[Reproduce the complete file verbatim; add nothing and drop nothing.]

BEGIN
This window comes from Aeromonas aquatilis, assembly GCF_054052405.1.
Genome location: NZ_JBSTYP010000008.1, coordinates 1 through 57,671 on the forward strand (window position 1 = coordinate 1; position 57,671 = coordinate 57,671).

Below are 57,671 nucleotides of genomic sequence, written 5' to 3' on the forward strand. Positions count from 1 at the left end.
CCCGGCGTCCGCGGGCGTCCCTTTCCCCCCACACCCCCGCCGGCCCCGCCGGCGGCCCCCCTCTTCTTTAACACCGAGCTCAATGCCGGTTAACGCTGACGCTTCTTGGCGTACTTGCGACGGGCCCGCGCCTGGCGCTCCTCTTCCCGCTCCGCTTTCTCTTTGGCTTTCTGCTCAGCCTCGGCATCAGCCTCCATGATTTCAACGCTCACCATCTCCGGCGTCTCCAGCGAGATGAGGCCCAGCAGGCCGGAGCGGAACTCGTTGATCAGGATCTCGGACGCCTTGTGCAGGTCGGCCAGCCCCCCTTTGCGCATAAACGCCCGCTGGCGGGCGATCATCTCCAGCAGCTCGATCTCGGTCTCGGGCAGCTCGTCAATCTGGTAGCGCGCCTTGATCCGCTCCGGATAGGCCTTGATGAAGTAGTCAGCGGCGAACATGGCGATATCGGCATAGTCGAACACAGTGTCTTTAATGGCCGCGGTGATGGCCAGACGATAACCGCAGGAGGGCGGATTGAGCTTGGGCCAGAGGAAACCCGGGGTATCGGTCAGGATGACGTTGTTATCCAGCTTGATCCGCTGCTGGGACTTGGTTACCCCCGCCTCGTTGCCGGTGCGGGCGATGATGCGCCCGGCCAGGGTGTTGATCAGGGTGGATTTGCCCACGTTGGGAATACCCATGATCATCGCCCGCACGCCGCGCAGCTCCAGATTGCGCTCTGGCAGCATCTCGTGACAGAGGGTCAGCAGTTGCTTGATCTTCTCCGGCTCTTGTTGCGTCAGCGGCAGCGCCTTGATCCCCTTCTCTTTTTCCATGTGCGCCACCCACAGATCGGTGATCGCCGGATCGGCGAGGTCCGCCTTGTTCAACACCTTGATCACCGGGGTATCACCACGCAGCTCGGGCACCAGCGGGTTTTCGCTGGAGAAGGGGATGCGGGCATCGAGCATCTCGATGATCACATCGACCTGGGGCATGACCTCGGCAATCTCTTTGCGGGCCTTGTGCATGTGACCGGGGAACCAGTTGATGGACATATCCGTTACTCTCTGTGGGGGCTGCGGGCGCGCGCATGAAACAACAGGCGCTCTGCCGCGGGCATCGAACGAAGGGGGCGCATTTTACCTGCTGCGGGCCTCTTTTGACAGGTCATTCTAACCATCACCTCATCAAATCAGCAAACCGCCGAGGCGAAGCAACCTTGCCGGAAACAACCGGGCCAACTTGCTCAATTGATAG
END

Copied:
This window comes from Aeromonas aquatilis, assembly GCF_054052405.1.
Genome location: NZ_JBSTYP010000008.1, coordinates 1 through 57,671 on the forward strand (window position 1 = coordinate 1; position 57,671 = coordinate 57,671).

Below are 57,671 nucleotides of genomic sequence, written 5' to 3' on the forward strand. Positions count from 1 at the left end.
CCCGGCGTCCGCGGGCGTCCCTTTCCCCCCACACCCCCGCCGGCCCCGCCGGCGGCCCCCCTCTTCTTTAACACCGAGCTCAATGCCGGTTAACGCTGACGCTTCTTGGCGTACTTGCGACGGGCCCGCGCCTGGCGCTCCTCTTCCCGCTCCGCTTTCTCTTTGGCTTTCTGCTCAGCCTCGGCATCAGCCTCCATGATTTCAACGCTCACCATCTCCGGCGTCTCCAGCGAGATGAGGCCCAGCAGGCCGGAGCGGAACTCGTTGATCAGGATCTCGGACGCCTTGTGCAGGTCGGCCAGCCCCCCTTTGCGCATAAACGCCCGCTGGCGGGCGATCATCTCCAGCAGCTCGATCTCGGTCTCGGGCAGCTCGTCAATCTGGTAGCGCGCCTTGATCCGCTCCGGATAGGCCTTGATGAAGTAGTCAGCGGCGAACATGGCGATATCGGCATAGTCGAACACAGTGTCTTTAATGGCCGCGGTGATGGCCAGACGATAACCGCAGGAGGGCGGATTGAGCTTGGGCCAGAGGAAACCCGGGGTATCGGTCAGGATGACGTTGTTATCCAGCTTGATCCGCTGCTGGGACTTGGTTACCCCCGCCTCGTTGCCGGTGCGGGCGATGATGCGCCCGGCCAGGGTGTTGATCAGGGTGGATTTGCCCACGTTGGGAATACCCATGATCATCGCCCGCACGCCGCGCAGCTCCAGATTGCGCTCTGGCAGCATCTCGTGACAGAGGGTCAGCAGTTGCTTGATCTTCTCCGGCTCTTGTTGCGTCAGCGGCAGCGCCTTGATCCCCTTCTCTTTTTCCATGTGCGCCACCCACAGATCGGTGATCGCCGGATCGGCGAGGTCCGCCTTGTTCAACACCTTGATCACCGGGGTATCACCACGCAGCTCGGGCACCAGCGGGTTTTCGCTGGAGAAGGGGATGCGGGCATCGAGCATCTCGATGATCACATCGACCTGGGGCATGACCTCGGCAATCTCTTTGCGGGCCTTGTGCATGTGACCGGGGAACCAGTTGATGGACATATCCGTTACTCTCTGTGGGGGCTGCGGGCGCGCGCATGAAACAACAGGCGCTCTGCCGCGGGCATCGAACGAAGGGGGCGCATTTTACCTGCTGCGGGCCTCTTTTGACAGGTCATTCTAACCATCACCTCATCAAATCAGCAAACCGCCGAGGCGAAGCAACCTTGCCGGAAACAACCGGGCCAACTTGCTCAATTGATAG